Just took a look at A Disturbing Lack of Children too.
First, Bill. He’s a jerk, which is fine, because jerks exist, but he’s not really anything but a jerk. In his first three lines he calls Francis by the wrong name and tries to talk him into having a kid. And he’s been hiding hormone pills, but…it still feels like his death is really gratuitous. Especially because it’s followed by Francis thinking about the guy he’s got a crush on and dreaming about being cuddled. It’s intense tonal whiplash and made me think that Francis is incredibly callous. Even if Bill is a jerk, Francis just killed him, and then the very next paragraph talks about buff hunks.
There’s a number of ways you could try to fix that whiplash. First thing that came to my mind (and I’m not saying this is the only way to do it or anything, just an option that would keep me from losing sympathy for Francis): Francis doesn’t kill Bill, he makes him walk off into the wastes and says if he comes back, he’ll treat him like one of the marauders, and then instead of seeming eager and horny when he sees Bruce, he’s emotionally drained and Bruce comforts him.
Some smaller stuff stuck out at me too. ‘My big, buff hunk’ definitely sounds more like the way you’d talk about a boyfriend than someone you like. That whole chunk feels a little bit too cutesy for someone who was just doing the gritty post-apocalyptic protagonist thing at the beginning of the story. You can totally do someone who’s outwardly tough but emotionally shy, but it feels like two entirely different characters, not someone with a tough exterior and a sensitive heart. Also, it’s hard to tell who’s talking in those long dialogue chunks without dialogue attribution.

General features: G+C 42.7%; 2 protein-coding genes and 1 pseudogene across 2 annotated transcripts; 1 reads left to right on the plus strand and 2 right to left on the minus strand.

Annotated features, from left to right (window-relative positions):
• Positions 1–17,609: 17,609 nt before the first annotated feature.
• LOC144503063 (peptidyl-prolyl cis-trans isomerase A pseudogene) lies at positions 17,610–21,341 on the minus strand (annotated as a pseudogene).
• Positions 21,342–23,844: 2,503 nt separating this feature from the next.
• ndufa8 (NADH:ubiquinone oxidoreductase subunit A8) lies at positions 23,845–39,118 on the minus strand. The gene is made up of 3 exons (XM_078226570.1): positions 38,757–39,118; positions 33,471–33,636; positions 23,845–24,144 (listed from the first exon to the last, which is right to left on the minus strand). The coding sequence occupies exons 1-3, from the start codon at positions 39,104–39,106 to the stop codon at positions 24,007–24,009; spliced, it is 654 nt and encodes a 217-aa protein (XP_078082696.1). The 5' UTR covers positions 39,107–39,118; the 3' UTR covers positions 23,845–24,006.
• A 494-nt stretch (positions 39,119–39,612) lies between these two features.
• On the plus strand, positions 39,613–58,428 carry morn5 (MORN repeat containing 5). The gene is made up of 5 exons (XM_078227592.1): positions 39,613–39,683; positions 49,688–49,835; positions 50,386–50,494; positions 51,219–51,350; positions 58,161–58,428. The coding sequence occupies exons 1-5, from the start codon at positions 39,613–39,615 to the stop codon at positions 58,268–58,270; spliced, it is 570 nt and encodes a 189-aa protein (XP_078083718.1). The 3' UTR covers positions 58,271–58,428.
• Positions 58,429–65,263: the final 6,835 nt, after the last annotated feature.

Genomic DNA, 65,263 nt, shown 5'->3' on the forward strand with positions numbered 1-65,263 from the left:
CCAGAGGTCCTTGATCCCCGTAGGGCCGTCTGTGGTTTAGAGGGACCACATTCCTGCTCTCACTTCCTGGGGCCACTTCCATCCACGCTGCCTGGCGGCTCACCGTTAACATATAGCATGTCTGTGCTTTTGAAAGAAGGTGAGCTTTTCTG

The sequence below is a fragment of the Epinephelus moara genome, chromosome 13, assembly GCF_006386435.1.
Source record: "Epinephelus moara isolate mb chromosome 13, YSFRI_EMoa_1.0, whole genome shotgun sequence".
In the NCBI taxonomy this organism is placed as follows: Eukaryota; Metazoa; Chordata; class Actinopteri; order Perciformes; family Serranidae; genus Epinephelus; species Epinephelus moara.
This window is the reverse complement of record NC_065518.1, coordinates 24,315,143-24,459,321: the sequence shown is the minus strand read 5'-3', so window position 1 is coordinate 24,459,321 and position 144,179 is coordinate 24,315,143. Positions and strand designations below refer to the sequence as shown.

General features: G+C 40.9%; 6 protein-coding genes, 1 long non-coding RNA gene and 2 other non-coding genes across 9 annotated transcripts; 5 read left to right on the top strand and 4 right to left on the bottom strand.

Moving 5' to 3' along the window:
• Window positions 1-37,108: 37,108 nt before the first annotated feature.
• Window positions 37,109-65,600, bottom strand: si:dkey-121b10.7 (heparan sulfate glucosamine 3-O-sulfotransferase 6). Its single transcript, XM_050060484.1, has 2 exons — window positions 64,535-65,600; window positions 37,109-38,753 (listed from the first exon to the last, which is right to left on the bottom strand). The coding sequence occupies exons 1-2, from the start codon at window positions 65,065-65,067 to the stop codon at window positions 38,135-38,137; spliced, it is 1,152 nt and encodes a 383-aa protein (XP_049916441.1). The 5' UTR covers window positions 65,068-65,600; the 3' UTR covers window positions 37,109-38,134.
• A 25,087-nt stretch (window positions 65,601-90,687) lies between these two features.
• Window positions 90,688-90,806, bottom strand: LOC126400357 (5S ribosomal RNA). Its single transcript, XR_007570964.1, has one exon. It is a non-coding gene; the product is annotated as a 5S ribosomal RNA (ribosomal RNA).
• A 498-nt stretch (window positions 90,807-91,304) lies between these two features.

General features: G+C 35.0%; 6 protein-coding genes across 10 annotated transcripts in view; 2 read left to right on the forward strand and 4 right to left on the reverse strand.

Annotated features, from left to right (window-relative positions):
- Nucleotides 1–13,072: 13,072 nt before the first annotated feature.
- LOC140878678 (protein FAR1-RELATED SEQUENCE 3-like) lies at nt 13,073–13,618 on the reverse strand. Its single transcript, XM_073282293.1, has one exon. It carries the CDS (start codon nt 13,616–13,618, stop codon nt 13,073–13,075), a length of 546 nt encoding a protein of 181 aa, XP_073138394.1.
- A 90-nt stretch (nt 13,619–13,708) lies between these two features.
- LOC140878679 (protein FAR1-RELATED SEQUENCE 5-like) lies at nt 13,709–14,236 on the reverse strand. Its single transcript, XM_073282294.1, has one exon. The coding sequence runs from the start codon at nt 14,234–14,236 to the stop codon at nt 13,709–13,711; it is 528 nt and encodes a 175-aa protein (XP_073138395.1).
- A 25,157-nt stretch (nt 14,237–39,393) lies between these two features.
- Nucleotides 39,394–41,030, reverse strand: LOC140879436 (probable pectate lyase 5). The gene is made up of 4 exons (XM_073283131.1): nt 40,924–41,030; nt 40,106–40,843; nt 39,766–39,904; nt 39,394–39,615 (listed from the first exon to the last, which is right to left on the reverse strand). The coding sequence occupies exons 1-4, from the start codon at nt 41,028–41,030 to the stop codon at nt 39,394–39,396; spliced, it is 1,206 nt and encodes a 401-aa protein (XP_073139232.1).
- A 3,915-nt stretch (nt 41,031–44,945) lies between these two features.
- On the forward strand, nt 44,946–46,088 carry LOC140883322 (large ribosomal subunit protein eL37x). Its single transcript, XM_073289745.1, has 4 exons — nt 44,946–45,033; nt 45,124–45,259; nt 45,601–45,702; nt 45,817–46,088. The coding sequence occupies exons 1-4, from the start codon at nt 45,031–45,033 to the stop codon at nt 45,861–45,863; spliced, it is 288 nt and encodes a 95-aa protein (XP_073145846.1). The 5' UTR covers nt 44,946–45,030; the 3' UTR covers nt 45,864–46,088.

The last paragraph’s tone is weird, because at one point he’s saying it’s not so bad, and near the end of the sentence it mentions killing marauders again and like…is constant killing really ‘not so bad’? That phrase makes it seem like he’s fine with the world the way it is, but it seems more like ‘best of a bad situation’ than ‘not so bad’.
On the whole, the conflict felt pretty loose and free of consequence for the protagonist, and once the conflict ends there’s a whole flirting and date scene still to go that doesn’t really reflect or add to it. A good story’s going to have a conflict, the protagonist is going to struggle to overcome that conflict, and then by beating it (or failing) they come away changed.
Anyway I’ve stayed up way too late but hopefully some of that will be helpful for you (and maybe others too???)